Weighing U.S. data

Most of the data on cannabis come from studies of recreational use, Dr. Daviss said. “We know that it can contribute to symptoms of depression, anxiety, psychosis, and addiction. Younger users are particularly at risk for some of these symptoms. We don’t really know how much of this risk applies to monitored medical use,” he said. “And some states have no requirements for monitoring and modulating the dose, so risk data from these states will be different from states where medical use is more regulated and more similar to standard medical care.”

In addition, data on the benefits of marijuana for psychiatric conditions are limited, Dr. Daviss said. “I have certainly heard directly from patients about how marijuana helps them,” he said. “These comments often suggest improvements in sleep, appetite, mood, and anxiety. “A major concern of psychiatric clinicians is that many people asking for medical cannabis are providing contrived reports of symptoms in an attempt to obtain marijuana for nonmedical (recreational) use,” or to share or sell, he said.

Clinicians also remain concerned that “one’s state medical license or federal [Drug Enforcement Administration] license could be at risk for ‘prescribing’ or ‘recommending’ medical cannabis,” Dr. Daviss said. “Being known as a ‘pot doc’ is not viewed as a career booster and could be seen as a risk factor for enhanced regulatory scrutiny of one’s practice.”

However, “there are many who balance those concerns with a harm reduction approach that acknowledges that drug cartels and gangs are fueled by marijuana sales, resulting in preventable violence and deaths, marijuana of unknown quality or adulteration, and negative criminal justice consequences for what should be viewed as a public health problem rather than a criminal problem,” Dr. Daviss said. “Such a harm reduction perspective may increase the likelihood that some physicians will support the use of either medical cannabis or recreational marijuana.”

As more researchers study medical marijuana, the concerns of psychiatrists will evolve along with the science, Dr. Daviss predicted. Relevant outcomes research would include comparative effectiveness studies such as a randomized, double-blind trials of standardized cannabis formulations versus standard treatment for depression or anxiety, he said.

There’s not enough evidence for specific contraindications for medical marijuana use in psychiatry, Dr. Daviss said. However, most clinicians would say that a psychotic disorder such as schizophrenia is a contraindication, because some users of medical marijuana experience paranoia and other psychotic symptoms, he noted.

Dr. Fichtner agreed, and said “studies do find an association between adolescent marijuana use and later development of psychotic disorders, including schizophrenia.

“Even though authors of such studies extrapolate their findings to public health implications in terms of reducing the number of cases of schizophrenia through prevention of marijuana use, such a cause and effect relationship is far from clear – and such conclusions are unwarranted,” he said.

In fact, he said, at least one small case series found prescription molecular THC to be a helpful adjunct to approved antipsychotic medications in schizophrenia patients who reported symptomatic benefit from previous marijuana use ( J Clin Psychopharmacol. 2009 Jun;29[3]:255-8 ). “Even more compelling,” Dr. Fichtner said, “are data on antipsychotic effects of molecular CBD, an important component of herbal cannabis that does not have THC-like psychoactive effects but has been demonstrated to have anxiolytic properties in a number of human studies.”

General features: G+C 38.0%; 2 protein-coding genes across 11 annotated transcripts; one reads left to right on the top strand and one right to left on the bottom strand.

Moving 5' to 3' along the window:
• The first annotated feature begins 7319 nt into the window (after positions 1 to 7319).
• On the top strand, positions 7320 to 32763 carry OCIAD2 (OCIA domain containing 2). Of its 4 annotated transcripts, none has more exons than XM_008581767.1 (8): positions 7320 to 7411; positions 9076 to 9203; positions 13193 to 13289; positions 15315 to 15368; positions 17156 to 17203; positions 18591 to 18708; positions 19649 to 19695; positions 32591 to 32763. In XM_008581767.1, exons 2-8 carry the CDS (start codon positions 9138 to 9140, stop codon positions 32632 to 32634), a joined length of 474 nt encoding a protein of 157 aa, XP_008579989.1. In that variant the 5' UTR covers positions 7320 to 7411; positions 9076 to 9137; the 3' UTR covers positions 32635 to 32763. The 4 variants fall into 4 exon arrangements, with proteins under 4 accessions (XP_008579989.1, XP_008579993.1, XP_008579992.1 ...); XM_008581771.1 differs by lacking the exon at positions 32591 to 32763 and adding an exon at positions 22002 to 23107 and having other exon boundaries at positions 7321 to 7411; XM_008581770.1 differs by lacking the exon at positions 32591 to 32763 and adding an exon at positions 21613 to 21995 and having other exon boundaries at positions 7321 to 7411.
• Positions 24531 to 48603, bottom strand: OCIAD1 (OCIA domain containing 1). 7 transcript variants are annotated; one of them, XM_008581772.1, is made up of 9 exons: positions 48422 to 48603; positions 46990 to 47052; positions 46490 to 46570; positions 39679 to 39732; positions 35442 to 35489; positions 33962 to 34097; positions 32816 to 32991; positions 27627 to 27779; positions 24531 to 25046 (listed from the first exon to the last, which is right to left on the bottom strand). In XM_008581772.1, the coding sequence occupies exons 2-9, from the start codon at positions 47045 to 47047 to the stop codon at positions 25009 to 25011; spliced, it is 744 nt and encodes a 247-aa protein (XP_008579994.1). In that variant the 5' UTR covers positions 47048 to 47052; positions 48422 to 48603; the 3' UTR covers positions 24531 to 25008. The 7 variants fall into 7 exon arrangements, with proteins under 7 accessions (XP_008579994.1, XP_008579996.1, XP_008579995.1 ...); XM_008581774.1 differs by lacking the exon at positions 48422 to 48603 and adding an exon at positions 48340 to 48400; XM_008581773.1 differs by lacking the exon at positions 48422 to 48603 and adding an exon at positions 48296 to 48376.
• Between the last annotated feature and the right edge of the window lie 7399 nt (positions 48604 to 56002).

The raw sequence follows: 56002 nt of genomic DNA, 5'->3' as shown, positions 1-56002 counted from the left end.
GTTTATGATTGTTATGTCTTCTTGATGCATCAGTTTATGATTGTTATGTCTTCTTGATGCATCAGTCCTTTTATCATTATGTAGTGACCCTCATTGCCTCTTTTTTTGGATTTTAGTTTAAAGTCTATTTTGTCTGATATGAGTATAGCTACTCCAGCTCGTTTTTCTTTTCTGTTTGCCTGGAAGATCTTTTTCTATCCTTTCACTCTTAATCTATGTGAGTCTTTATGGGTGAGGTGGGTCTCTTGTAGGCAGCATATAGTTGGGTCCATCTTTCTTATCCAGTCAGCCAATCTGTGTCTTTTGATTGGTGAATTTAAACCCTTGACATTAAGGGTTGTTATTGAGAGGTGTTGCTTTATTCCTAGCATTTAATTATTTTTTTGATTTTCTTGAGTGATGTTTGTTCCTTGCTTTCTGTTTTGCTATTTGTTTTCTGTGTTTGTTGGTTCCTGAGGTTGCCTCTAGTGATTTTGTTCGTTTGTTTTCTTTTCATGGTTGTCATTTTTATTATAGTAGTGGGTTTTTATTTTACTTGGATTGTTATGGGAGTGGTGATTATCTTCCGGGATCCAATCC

Dr. Fichtner said authors of research articles on the association between schizophrenia and cannabis use rarely have grappled with the possibility that patients might experience therapeutic benefits through self-medication. In addition, he said, “there are findings in the literature suggesting that among patients with schizophrenia, those using marijuana may have fewer and more selective cognitive deficits than those who do not use marijuana.”

For his part, Dr. Morhaim also supports an open approach. “All health professionals, psychiatrists included, need to consider cannabis as any other medicine,” Dr. Morhaim said. “It has its uses and side effects; reasons to initiate use and reasons to stop; diagnoses for which it is generally accepted that it works (multiple sclerosis, nausea from cancer chemotherapy, and appetite loss) and ones where [effects are] less clear. The medical-scientific potential, however, is expanding rapidly as the shackles that have blocked proper cannabis research are coming off,” he noted.  

Several large studies evaluating the use of cannabis for mental illness are underway, Dr. Morhaim said. As the science expands, recent studies have examined the role of cannabis for treating a range of medical conditions, including Alzheimer’s disease, multiple sclerosis, migraine, and even fracture healing and acne, he said. Still, data remain sparse. For example, a literature review that looked at randomized, clinical trials and meta-analyses tied to marijuana and other cannabinoids, and specific diagnoses found no trials that examined marijuana’s efficacy for treating Tourette disorder, PTSD, or Alzheimer’s disease ( J Clin Psychiatry. 2016 Aug;77[8]:1050-64 ). “Given its rapidly changing legal status, there is an urgent need to conduct double-blind, randomized, placebo- and active-controlled studies on the efficacy and safety of marijuana or its constituent cannabinoids for psychiatric conditions,” wrote Samuel T. Wilkinson, MD, of the department of psychiatry at Yale University, New Haven, Conn., and his associates. Meanwhile, a matched case-control, cross-sectional evaluation of veterans with probable PTSD found no significant differences between cases and controls in PTSD scores and frequency of cannabis use ( J Affect Disord. 2016 Jan 15;190:439-42 ).